Many exercises pay off if you reward the right behavior and ignore the wrong responses. Your dog needs your approval. However, it is sometimes necessary to make clear to your dog that his behavior is not correct. Instead of always shouting “no”, results can be achieved quicker by teaching your dog a signal that means “no” and that he should stop what he is doing, whatever it is, whenever he hears the signal.
Dog training tools.
We recommend therefore that you purchase a set of training discs unless your dog is particularly nervous or afraid of loud noise. A set consists of five training discs that resemble small cymbals hanging from a key ring. You hold the discs in your hand without making a sound and when you want to say “no” release the key ring that will fall and give a characteristic sound that the dog never hears in other circumstances. To teach him “no”, remember to always have some candies with you. This will teach him to associate the sound of the discs with getting a reward if he follows the command. Place a treat on the floor and ask the dog to eat it. If the dog goes forward to eat it, ring the discs in the palm of your hand. As soon as the discs are heard, you take the candy away, but you don’t say anything. The sound does the rest. After a few tries, your dog will no longer be surprised by the sound and will make the connection between the sound and the lack of a reward. Eventually, he will anticipate the sound of the discs and refrain from any attempt to eat the candy. He will look at you disappointed. Now switch to another exercise, such as “sit”, and give him a reward for obeying this command. He will quickly forget his disappointment and frustration from the previous exercise. Your dog will understand very quickly that when he hears the discs, he shows a behavior that does not reward him. He will soon no longer behave like this without having to use the discs.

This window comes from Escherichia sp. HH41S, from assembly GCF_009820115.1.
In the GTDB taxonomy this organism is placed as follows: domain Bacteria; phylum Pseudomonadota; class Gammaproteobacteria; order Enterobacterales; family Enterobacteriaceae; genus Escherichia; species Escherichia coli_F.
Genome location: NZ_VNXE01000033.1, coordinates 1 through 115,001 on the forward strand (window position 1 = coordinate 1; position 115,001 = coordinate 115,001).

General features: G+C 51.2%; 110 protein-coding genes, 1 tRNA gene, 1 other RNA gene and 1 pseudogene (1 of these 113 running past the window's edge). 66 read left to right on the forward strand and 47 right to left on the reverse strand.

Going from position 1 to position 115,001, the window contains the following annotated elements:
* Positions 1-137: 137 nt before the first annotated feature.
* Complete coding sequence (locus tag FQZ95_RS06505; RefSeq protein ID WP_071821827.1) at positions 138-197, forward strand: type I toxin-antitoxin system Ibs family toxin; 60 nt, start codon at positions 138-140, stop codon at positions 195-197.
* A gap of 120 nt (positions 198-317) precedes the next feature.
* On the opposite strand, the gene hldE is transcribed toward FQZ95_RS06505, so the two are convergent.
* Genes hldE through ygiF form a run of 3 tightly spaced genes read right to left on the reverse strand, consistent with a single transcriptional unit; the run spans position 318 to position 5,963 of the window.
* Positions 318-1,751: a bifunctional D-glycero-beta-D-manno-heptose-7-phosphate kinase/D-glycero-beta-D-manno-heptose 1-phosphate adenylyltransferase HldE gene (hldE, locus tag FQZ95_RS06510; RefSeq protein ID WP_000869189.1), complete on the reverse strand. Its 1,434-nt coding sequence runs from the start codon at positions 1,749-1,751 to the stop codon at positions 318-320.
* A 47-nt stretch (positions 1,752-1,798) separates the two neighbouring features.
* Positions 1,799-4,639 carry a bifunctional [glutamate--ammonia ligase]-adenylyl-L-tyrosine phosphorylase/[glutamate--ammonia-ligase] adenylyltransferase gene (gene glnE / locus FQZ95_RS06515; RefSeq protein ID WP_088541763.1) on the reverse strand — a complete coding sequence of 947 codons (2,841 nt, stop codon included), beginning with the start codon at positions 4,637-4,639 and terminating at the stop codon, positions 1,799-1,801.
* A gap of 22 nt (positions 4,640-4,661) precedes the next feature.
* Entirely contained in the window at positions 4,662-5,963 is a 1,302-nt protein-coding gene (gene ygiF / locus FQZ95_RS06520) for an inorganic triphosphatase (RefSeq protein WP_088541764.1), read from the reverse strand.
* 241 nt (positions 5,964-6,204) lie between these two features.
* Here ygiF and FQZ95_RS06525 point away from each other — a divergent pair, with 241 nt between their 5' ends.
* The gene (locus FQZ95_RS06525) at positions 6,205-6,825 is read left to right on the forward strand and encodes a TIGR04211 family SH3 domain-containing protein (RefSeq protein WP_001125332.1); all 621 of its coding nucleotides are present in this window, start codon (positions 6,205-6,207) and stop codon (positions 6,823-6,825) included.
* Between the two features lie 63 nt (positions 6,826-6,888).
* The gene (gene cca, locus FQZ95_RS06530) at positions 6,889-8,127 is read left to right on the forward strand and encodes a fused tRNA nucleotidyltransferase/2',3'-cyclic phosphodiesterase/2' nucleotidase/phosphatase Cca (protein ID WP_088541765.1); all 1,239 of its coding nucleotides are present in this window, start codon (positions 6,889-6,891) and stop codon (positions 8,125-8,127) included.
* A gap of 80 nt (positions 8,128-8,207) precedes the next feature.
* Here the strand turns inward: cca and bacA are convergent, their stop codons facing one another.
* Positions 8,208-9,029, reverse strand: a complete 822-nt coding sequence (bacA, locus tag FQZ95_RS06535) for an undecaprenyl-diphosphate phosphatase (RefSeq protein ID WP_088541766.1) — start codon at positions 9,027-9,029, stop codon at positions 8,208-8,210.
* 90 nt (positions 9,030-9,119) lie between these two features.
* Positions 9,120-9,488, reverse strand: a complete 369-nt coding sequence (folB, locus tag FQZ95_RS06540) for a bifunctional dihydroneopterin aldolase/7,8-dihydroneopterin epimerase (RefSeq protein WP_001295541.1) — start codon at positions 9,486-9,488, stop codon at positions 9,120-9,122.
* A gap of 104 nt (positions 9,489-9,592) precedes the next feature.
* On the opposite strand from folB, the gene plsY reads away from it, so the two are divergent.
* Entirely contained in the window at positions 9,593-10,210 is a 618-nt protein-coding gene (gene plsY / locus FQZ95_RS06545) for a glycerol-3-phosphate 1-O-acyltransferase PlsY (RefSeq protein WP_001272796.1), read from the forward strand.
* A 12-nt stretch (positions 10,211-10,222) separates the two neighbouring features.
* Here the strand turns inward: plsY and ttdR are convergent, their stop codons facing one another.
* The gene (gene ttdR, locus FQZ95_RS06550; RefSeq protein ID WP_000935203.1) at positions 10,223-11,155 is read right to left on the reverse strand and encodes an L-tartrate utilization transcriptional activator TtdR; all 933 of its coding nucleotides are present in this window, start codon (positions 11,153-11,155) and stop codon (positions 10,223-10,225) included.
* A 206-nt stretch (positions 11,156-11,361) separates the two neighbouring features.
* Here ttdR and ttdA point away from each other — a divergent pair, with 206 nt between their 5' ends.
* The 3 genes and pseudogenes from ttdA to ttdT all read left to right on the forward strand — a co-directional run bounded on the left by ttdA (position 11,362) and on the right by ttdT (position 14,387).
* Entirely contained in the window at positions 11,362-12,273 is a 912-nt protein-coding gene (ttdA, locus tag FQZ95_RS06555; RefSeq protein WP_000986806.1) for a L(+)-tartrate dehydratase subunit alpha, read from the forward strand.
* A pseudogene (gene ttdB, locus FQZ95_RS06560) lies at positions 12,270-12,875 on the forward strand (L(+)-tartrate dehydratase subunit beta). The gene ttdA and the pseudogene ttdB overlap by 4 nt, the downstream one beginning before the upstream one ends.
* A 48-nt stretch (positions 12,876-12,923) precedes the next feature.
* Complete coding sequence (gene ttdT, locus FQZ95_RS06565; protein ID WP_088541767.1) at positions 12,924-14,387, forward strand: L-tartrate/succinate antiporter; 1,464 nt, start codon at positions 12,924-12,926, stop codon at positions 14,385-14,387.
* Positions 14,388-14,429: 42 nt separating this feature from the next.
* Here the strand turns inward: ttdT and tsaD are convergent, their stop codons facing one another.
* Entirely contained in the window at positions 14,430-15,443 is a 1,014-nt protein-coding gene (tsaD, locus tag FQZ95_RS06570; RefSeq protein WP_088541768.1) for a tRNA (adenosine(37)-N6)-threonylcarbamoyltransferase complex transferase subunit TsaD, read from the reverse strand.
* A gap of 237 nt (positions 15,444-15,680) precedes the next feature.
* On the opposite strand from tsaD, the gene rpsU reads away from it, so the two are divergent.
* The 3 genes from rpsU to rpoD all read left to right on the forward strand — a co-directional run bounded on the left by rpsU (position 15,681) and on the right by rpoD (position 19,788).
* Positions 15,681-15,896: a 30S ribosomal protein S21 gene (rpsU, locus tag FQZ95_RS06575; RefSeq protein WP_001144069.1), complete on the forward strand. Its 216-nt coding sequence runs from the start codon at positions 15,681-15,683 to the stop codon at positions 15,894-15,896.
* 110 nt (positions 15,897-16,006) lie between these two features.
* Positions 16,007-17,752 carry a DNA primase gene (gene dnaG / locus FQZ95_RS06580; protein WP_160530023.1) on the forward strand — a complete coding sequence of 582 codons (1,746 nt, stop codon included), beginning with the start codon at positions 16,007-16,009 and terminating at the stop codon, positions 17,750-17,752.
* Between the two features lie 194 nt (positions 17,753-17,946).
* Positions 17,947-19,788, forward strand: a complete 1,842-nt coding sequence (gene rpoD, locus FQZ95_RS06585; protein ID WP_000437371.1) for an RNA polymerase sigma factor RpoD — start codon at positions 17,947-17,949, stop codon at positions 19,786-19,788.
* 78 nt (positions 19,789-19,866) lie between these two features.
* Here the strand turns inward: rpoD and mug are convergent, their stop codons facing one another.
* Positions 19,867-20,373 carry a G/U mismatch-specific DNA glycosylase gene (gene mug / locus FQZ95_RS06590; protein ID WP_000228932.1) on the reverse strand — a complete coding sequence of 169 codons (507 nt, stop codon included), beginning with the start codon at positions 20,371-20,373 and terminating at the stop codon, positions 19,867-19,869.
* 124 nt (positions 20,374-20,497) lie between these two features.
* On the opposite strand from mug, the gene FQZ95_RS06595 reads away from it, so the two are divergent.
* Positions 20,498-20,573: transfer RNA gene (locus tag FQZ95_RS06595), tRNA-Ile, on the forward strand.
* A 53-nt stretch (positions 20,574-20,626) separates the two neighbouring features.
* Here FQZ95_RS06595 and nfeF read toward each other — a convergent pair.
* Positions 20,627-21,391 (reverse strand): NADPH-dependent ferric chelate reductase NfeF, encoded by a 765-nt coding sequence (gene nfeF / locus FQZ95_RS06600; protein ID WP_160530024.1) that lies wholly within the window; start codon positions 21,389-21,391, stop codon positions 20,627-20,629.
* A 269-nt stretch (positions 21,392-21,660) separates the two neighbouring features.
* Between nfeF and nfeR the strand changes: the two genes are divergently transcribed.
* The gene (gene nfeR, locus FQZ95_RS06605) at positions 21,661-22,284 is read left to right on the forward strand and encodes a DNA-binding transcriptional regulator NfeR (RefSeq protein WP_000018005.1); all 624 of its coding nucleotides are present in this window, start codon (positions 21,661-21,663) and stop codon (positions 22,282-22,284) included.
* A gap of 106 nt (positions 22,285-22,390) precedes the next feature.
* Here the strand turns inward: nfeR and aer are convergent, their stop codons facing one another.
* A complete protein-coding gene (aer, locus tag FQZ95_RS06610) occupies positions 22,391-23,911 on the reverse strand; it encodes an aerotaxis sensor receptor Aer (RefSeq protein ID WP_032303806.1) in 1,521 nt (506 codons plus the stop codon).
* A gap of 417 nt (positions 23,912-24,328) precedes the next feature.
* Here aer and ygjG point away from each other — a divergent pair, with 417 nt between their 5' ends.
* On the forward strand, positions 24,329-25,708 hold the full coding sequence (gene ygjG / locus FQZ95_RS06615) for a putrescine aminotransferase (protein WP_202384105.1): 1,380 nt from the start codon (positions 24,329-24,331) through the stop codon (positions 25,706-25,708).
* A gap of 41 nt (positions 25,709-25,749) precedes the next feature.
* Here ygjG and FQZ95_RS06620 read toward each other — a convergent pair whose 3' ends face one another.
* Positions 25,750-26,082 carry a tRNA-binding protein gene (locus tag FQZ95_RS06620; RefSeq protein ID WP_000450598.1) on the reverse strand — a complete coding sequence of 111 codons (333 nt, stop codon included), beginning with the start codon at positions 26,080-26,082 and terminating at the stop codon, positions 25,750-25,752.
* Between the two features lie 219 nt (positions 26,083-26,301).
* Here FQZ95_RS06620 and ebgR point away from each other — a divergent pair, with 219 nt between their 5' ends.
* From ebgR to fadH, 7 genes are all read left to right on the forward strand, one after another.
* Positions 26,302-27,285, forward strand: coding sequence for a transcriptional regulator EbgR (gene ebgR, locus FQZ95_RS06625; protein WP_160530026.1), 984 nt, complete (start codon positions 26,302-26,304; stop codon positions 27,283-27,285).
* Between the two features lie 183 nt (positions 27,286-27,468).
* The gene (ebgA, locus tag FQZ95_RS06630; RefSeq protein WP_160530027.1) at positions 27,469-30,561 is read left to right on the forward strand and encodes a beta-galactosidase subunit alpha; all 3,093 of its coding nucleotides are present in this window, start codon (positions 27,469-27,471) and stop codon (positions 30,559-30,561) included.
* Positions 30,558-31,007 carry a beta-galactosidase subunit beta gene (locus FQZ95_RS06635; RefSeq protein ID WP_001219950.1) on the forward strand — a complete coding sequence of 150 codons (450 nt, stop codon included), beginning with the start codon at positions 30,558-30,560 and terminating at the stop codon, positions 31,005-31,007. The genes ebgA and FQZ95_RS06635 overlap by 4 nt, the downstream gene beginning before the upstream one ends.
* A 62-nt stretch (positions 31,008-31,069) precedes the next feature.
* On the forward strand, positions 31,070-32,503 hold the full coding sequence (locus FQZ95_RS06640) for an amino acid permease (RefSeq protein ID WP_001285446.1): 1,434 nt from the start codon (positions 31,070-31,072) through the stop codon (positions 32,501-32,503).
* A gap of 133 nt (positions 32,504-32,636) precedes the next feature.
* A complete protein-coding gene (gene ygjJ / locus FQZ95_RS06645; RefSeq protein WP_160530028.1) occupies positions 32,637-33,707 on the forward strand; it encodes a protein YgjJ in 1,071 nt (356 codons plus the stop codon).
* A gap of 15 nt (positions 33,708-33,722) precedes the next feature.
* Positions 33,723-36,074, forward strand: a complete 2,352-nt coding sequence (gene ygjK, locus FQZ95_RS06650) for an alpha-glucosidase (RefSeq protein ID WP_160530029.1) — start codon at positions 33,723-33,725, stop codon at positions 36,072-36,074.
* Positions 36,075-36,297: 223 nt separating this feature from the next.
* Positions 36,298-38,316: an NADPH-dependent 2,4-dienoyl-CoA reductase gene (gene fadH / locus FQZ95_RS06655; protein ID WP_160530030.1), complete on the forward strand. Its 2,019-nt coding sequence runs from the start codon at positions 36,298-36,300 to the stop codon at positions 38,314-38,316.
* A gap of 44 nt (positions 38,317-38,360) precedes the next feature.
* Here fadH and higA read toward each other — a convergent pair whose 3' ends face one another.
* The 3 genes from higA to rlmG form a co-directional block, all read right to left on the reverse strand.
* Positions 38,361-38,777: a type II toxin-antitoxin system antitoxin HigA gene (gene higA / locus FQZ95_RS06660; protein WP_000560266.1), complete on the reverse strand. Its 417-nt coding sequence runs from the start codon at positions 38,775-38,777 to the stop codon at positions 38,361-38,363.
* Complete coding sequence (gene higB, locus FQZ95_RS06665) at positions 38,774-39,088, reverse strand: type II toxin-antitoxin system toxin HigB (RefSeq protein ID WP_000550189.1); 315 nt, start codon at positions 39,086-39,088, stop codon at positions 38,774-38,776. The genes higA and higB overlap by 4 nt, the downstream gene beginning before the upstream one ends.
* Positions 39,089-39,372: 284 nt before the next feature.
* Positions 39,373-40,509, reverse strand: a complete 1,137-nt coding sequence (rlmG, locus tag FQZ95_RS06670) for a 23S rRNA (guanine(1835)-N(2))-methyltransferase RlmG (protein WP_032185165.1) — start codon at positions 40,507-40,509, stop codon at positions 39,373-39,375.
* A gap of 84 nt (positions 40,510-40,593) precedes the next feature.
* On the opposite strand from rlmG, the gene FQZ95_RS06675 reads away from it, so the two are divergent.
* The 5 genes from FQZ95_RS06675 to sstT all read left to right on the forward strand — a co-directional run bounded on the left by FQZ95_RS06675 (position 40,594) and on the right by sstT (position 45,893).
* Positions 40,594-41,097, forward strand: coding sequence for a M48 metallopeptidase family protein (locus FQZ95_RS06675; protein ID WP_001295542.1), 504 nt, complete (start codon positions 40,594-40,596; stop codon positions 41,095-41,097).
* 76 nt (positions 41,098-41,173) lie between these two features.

Your disks can also be helpful in teaching him the “don’t touch” ban. Place a treat on the table within reach of your dog. Say “don’t touch”, count to three and then give him a another treat than the one on the table. If he tries to take the candy on the table, let the discs play. The longer you do the exercise, the longer you wait before giving your dog a treat.
If you find your dog lying on a sofa, say “off” and encourage him to come to you. When he gets off the sofa, reward and congratulate him gently, and give him an easy to follow command, such as “sit” or “down”. That also deserves a small reward. If the dog refuses to get off the couch, physically force him to get off and say “off” as mentioned above. It is very important to remain consistent. If one of your family members does not follow this rule, you will get all the consequences! If the dog starts to growl when you try to get it off the sofa, don’t insist and take a step back. You should then seek advice from a professional trainer as soon as possible. Don’t try to fix aggression problems yourself, as that could make the situation worse.
As you have been able to see, learning how to train a dog actually isn’t difficult at all. There basically are only 2 requirements and these are, above all, patience and also enthusiasm. Enjoy your dog training sessions and let us know in the comments what the results were! Good luck